Streaming services are not opposed to rebalancing the system but claim ‘70% of their income already goes to labels, publishers and artists, suggesting that it should be labels who reduce their share of royalties to give more to artists’ – macrumours, 2021.

With the debate rolling on and record labels and streaming platforms saying that changing the system could damage streaming irreparably, it’s easy to see why the government has launched an inquiry. 

So what are the government recommendations from their research? Here’s the main five recommendations: 

  1. Equitable Remuneration: This system has been in place since the 90s via PPL licensing and involves streaming services paying a proportion of their revenues to an organisation like PPL to be paid directly to the artist or writer.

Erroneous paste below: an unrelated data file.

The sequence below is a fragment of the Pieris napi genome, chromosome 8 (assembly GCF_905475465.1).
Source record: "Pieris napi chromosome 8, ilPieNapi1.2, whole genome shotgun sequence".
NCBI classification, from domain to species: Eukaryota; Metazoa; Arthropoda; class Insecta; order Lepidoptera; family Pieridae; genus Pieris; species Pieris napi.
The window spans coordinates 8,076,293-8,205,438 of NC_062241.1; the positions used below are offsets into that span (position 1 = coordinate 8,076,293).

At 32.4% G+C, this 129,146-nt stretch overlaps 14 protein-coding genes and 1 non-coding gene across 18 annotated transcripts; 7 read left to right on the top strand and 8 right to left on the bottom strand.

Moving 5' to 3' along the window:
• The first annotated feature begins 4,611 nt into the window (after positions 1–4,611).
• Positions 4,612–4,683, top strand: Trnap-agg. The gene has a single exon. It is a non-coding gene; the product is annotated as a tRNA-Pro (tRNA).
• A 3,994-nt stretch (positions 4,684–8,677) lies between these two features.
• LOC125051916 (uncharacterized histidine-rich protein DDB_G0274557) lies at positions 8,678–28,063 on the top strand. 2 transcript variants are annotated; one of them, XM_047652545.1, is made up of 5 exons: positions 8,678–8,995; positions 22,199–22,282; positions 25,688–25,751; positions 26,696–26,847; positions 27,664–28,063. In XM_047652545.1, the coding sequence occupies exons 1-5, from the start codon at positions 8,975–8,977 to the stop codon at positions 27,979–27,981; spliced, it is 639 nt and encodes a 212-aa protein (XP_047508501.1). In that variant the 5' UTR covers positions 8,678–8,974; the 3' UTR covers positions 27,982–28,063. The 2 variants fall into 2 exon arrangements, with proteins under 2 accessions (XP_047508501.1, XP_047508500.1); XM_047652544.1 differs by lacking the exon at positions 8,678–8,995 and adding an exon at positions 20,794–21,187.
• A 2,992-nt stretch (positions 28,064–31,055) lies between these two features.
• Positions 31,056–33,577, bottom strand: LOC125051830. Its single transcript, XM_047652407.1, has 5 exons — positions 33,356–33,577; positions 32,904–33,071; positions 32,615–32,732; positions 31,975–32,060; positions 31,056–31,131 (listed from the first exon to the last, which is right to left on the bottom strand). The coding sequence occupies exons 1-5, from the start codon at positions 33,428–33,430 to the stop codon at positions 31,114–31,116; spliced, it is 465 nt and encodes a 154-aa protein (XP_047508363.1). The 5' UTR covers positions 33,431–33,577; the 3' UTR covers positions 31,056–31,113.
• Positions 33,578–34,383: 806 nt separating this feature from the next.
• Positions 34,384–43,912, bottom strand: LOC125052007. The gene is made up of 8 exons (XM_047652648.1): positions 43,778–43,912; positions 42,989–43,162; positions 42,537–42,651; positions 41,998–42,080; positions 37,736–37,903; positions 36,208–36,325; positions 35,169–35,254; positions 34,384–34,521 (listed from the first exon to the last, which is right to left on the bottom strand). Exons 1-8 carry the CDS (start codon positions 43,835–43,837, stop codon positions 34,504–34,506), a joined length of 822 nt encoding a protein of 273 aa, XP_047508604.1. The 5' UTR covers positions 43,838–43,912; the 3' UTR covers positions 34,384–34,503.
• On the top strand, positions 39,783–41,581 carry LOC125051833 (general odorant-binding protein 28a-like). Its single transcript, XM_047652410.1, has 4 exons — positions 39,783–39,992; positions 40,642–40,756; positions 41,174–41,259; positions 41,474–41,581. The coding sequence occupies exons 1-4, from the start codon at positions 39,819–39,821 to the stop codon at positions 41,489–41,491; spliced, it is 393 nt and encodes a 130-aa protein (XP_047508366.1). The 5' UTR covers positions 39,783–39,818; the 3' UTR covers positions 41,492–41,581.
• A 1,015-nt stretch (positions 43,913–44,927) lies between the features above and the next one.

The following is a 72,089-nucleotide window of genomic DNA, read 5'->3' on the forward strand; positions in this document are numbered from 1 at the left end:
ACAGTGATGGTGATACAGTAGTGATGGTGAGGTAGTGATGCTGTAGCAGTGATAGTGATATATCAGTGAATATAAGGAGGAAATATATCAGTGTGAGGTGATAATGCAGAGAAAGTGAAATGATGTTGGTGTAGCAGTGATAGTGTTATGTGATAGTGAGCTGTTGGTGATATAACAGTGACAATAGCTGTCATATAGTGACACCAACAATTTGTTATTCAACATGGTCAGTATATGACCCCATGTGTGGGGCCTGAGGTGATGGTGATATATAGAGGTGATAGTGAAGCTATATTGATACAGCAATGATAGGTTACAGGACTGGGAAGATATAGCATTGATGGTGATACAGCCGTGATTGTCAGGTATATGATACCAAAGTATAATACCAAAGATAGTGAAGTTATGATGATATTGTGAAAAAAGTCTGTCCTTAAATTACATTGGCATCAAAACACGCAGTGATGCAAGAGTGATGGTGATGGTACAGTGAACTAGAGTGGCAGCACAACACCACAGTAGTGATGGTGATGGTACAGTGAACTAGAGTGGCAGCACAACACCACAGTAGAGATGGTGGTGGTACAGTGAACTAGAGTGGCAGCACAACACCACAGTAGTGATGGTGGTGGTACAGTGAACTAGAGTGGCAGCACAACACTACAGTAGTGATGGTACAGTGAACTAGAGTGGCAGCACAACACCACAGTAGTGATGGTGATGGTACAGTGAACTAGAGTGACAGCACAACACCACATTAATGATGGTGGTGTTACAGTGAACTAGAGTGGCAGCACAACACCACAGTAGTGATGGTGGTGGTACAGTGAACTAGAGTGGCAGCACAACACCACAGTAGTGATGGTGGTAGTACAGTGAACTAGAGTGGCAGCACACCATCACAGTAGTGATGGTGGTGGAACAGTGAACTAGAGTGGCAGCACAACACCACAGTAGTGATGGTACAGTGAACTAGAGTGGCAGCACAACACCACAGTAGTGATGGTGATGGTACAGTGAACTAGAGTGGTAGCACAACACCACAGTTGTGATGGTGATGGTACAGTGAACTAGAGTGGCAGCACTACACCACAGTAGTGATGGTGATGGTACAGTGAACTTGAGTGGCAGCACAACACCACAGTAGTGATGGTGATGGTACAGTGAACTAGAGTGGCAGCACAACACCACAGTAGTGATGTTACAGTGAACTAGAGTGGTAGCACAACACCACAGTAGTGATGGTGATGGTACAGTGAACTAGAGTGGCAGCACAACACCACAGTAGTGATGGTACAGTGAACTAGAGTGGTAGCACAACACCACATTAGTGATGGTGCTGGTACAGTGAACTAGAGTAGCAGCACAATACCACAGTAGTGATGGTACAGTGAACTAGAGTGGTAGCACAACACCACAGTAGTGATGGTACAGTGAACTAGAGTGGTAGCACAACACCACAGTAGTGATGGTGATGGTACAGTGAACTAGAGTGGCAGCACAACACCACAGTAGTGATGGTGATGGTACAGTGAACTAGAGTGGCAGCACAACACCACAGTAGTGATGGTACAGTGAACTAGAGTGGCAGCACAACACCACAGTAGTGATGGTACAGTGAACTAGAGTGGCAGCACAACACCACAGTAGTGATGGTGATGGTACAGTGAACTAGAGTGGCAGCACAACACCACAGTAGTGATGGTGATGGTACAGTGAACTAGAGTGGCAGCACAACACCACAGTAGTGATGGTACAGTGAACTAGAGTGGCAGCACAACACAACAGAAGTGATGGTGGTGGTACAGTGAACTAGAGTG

2. Revenue Parity: The government will work with creators and the publishing sector to find new ways to help songwriters and composers have more sustainable careers, which could include increasing the value of a song to bring it in line with the value of a recording, two very separate things.

  3. Referring the case to the Competition and Markets Authority (CMA): The CMA is a body set up to ensure the market is fair for all. The government wants the CMA to investigate the economic impact of 75% of the music industry being controlled by three major labels, and whether this is uncompetitive.